But it’s the survivors themselves who take center stage. And what they say about how Auschwitz has affected them will stay with me for the rest of my life.

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WW2 Anniversary

|   22 June 2014

The forgotten D Day

In the wake of Operation Bagration, the towns and cities of Eastern Europe would be ‘liberated’

Today is the anniversary of one of the most monumental military operations in the history of the world. A gigantic series of battles that dwarfed D Day in scale. But unlike the anniversary of D Day a few weeks ago, you won’t see the world’s most powerful leaders gathering together to celebrate this particular military triumph for the Allies. And the reason why that’s the case is an important one.

The Soviet Operation Bagration, which was launched overnight on the 21/22 June, would involve ten times more troops than the Western Allies had committed to D Day. As a result of this massive commitment from the Soviets,  the once powerful German Army Group Centre in the middle of the Eastern Front would be smashed to pieces. It was – unquestionably – Hitler’s greatest defeat in terms of sheer scale of loss. Within days the Soviets had recaptured Minsk in Belarus and the whole of Eastern Europe lay open to them.

So why have so few people in the West heard of the triumph of Operation Bagration? Why are there not huge celebrations across Western Europe and America today, marking the skill and sacrifice of our wartime Allies?

Well, one reason is obvious. The British, Americans, French and Canadians weren’t involved in Bagration, and individual countries primarily – sometimes exclusively – want to commemorate their own loss of blood and treasure. But there’s more than that going on here. Because the fact is that D Day is a morally straightforward historical event. Good versus evil. The West versus Hitler. But behind Operation Bagration lies the spectre of  the subsequent Soviet domination of Eastern Europe. Indeed, I’ve met a number of Poles, for example, who question the whole notion of their ‘liberation’ at the end of the war. ‘In what sense were we liberated,’ they say, ‘when the west stood by as we simply swapped the rule of one tyrant, Hitler, for that of another, Stalin’.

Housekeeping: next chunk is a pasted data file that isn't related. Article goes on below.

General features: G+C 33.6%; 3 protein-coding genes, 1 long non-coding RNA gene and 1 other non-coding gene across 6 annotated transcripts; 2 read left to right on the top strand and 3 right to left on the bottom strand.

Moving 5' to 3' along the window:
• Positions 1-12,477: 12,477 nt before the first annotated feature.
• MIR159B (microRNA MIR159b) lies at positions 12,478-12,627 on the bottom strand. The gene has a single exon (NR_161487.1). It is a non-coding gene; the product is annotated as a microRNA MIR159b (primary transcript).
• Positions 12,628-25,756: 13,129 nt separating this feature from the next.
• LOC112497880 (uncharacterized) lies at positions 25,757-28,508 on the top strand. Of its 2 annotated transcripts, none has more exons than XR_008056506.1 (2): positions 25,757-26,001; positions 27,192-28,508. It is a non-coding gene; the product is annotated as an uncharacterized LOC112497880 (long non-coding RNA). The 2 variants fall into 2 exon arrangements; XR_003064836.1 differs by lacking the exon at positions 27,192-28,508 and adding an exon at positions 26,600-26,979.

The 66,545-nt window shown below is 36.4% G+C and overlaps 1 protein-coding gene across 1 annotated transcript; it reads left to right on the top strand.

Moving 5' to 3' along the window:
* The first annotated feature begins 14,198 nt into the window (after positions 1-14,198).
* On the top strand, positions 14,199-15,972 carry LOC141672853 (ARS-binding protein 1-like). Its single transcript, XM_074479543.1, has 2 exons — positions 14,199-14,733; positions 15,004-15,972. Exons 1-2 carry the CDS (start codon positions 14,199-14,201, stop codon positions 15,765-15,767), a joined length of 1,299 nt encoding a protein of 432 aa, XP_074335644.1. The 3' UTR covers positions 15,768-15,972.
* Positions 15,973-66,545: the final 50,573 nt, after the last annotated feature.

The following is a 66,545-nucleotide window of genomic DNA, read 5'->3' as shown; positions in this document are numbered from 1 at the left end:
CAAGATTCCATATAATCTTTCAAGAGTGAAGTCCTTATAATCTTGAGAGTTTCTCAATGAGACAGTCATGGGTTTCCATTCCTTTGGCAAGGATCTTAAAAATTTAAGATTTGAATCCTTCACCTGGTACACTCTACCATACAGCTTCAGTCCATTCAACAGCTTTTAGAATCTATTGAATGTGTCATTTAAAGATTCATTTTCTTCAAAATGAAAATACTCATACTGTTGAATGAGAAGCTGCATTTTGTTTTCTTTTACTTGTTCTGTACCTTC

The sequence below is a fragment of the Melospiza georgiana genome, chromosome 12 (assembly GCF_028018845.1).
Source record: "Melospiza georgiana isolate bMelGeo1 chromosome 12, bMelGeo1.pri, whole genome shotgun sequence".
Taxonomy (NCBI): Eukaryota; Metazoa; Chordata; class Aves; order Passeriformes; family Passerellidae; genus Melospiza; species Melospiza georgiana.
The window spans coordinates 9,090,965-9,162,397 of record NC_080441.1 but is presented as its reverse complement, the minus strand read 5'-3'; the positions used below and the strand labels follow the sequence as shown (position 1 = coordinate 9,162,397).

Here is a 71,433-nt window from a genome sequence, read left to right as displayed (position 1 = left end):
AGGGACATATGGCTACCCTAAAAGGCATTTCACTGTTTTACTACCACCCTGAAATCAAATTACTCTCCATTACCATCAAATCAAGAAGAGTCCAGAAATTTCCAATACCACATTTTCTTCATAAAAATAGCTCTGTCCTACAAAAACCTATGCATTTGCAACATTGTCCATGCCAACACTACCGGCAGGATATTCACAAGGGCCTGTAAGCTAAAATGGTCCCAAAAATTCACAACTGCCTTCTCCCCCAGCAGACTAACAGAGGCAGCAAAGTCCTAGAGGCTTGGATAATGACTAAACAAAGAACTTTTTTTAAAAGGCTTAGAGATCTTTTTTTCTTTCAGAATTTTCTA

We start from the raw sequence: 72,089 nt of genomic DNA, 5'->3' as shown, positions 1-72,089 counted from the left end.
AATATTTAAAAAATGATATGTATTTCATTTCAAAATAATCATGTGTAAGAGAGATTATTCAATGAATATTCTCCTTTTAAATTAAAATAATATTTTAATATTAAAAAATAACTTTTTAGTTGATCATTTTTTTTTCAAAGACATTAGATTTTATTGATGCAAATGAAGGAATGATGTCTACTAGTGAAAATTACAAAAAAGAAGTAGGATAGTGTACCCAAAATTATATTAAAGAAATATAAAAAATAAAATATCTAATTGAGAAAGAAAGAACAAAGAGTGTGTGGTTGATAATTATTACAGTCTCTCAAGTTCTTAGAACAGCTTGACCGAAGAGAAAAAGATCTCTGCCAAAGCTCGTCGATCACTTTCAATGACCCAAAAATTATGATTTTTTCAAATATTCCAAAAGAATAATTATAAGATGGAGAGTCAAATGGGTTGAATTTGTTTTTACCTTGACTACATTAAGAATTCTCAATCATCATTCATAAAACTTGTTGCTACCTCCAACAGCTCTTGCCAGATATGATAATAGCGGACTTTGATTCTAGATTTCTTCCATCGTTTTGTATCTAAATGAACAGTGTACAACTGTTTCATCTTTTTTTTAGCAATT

How much easier for the West to deal with this uncomfortable history by simply ignoring it and focusing on the ‘pure’ events of D Day.

Hitler once remarked that people only take from the past what is convenient for them. And although it pains me to say it, it seems that in just this one respect, the monster was right.

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WW2 Relevance

|   4 March 2014

Hitler and Putin

Are there any parallels between Adolf Hitler and Vladimir Putin?

History never repeats itself precisely. There can never be another individual exactly like Adolf Hitler. The same circumstances that caused WW2 can never occur again.

And yet….

Vladimir Putin’s ‘justifications’ for the invasion of the Crimea – and for his right to invade the rest of Ukraine any time he wants – are eerily reminiscent of the same ludicrous ‘justifications’ Adolf Hitler uttered in the run up to WW2.

In March 1938 Hitler said an invasion of Austria might be necessary because of the way Austrian Nazis were being ‘oppressed’. A few days later he said that the Nazis had been ‘invited’ into the country. In September 1938 he told the British Prime Minister, Neville Chamberlain that he could no longer stand by whilst Germans  were similarly ‘oppressed’ in the Sudetenland. A few days later the Nazis marched in to ’save’ them. In March 1939 he orchestrated the break up of Czechoslovakia by leaning on the Slovakians to declare independence from the rest of the Czech lands. He then announced that he was invading the remaining Czech lands as a result of being ‘invited’ in by the President of Czechoslovakia, who he had ordered to Berlin and so intimidated that the poor old man collapsed. The Nazis even said that their invasion of Poland in September 1939 was necessary to protect ethnic Germans living in Poland, and that the Poles had fired the first shots in the war.

It was all lies, of course. They were all inventions or Nazi provocations.

My point is this: don’t Putin’s words about his desire to prevent the ‘oppression’ of Russian speakers in Ukraine sound much the same as Hitler’s about the ‘oppression’ of Germans in the countries he was targeting?